PETALUMA, USA: Tegal Corp., an innovator of specialized production solutions for the fabrication of advanced MEMS, power ICs and optoelectronic devices, has received an order for a Tegal 200 SE DRIE tool from a leading Asia Pacific-based Research and Development institution investigating MEMS and associated technologies.
The Tegal 200 SE DRIE tool will be shipped and installed at the customer’s site later this calendar year.
The Tegal 200 SE silicon DRIE system order is from a first-time Tegal DRIE customer, and is the result of a thorough competitive evaluation the customer performed on a broad range of silicon DRIE tools and tool suppliers, including competitive solutions from the customer’s home market.
“Our customer knows the path to technological leadership in MEMS research and development starts with choosing the right silicon DRIE tool for the work,” said Yannick Pilloux, DRIE Product Manager at Tegal. “We believe that our DRIE 200 SE system and our deep silicon etch processes are the most reliable and most advanced on the market today and, combined with the excellent local support available from Tegal, resulted in Tegal having been chosen over our competitors, including the home-market competition.”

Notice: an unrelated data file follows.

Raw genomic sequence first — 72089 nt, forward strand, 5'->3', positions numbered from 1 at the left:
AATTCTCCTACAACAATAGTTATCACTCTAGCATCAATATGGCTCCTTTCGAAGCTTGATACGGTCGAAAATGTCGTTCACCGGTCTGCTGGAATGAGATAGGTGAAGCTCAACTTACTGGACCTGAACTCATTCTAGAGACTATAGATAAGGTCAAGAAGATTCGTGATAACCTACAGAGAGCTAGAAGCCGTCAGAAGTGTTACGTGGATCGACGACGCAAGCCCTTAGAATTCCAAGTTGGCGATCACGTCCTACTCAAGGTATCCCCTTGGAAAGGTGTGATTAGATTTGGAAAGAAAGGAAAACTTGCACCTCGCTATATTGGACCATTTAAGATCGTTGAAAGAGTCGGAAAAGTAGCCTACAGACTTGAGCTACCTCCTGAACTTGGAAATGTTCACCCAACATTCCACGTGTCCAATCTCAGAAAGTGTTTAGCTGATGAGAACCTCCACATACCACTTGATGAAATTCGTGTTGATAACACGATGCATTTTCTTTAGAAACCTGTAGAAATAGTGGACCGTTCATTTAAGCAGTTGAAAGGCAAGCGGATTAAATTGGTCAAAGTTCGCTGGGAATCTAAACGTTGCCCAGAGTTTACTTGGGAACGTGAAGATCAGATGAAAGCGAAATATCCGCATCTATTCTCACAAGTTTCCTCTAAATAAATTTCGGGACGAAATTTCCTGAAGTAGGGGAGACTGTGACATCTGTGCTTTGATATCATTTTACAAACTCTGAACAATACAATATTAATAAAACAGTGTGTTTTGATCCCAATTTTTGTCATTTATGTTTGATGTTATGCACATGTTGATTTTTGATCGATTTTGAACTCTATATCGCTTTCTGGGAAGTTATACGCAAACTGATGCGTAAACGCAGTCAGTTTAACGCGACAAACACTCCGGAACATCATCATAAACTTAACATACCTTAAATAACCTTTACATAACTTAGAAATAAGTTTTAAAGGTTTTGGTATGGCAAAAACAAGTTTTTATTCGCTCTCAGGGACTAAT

The Tegal 200 SE is the best-adapted DRIE solution for 3D-SiP and MEMS volume manufacturing today. The tool is designed to achieve high throughput with low Cost of Ownership in production applications, thanks to the combination of extended time between cleaning, minimal wafer edge exclusion, high silicon etch rates, excellent process stability and highly uniform etching.
The 200 SE results are obtained thanks to the implementation by Tegal of a wide range of proprietary hardware and process improvements to the standard Bosch process for deep silicon etch; these improvements include the Tegal patented heated liner, and the patented S.H.A.R.P. (Super High Aspect Ratio Process) process.
Tegal silicon DRIE tools are presently employed in numerous research and development laboratories throughout the world, engaging in both commercial and academic research programs, and are also found in MEMS foundries and other dedicated commercial High Volume Manufacturing lines worldwide.